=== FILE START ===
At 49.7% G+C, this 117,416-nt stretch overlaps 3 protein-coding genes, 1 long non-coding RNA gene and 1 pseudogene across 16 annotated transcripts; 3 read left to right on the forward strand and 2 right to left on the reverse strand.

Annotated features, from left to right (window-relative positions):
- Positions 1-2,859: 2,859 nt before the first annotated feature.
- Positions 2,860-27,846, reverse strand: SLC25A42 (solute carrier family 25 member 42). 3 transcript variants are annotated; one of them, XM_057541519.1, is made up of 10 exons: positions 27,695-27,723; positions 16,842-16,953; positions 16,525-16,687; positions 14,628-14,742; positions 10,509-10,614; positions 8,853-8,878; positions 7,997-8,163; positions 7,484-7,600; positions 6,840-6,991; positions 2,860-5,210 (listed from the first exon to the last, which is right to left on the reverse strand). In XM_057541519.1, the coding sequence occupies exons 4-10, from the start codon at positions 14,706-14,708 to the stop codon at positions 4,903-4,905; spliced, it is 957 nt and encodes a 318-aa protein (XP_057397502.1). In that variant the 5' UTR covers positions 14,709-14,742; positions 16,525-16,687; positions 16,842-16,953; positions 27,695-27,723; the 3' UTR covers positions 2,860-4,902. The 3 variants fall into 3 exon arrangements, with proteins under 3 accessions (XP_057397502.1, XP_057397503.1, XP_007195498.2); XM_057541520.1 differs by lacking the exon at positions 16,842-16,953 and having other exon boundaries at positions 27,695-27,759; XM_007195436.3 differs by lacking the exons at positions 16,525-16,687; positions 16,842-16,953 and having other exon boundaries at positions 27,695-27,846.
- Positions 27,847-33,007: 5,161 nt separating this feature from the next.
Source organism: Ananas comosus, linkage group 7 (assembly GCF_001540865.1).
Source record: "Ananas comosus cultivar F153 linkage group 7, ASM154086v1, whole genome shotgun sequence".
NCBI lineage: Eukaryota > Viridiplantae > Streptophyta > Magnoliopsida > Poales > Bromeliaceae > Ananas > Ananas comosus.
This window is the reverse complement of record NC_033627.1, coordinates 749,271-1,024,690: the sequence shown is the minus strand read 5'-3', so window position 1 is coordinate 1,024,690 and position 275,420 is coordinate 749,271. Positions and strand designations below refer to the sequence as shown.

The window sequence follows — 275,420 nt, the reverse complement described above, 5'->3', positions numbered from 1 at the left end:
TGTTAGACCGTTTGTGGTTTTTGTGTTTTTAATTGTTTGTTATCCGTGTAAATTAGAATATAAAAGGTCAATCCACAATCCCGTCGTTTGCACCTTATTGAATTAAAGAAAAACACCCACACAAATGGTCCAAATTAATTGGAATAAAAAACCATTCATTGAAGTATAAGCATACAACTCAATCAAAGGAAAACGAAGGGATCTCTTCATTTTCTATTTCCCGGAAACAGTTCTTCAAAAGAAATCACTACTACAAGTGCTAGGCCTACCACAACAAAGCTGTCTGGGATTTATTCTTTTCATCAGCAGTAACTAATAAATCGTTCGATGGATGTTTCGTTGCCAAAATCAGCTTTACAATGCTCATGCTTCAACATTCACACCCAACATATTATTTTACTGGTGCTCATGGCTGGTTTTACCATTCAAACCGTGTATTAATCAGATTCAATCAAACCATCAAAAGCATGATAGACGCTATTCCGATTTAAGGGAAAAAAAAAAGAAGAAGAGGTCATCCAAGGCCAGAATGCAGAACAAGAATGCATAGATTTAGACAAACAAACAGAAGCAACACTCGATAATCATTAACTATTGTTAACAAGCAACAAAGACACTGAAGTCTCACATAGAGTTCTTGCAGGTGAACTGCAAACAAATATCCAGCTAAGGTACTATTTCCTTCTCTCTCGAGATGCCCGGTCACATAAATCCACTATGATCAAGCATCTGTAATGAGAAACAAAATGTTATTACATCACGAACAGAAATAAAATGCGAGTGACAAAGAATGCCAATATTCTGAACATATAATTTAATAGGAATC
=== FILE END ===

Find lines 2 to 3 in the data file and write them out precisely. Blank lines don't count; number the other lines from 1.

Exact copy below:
Annotated features, from left to right (window-relative positions):
- Positions 1-2,859: 2,859 nt before the first annotated feature.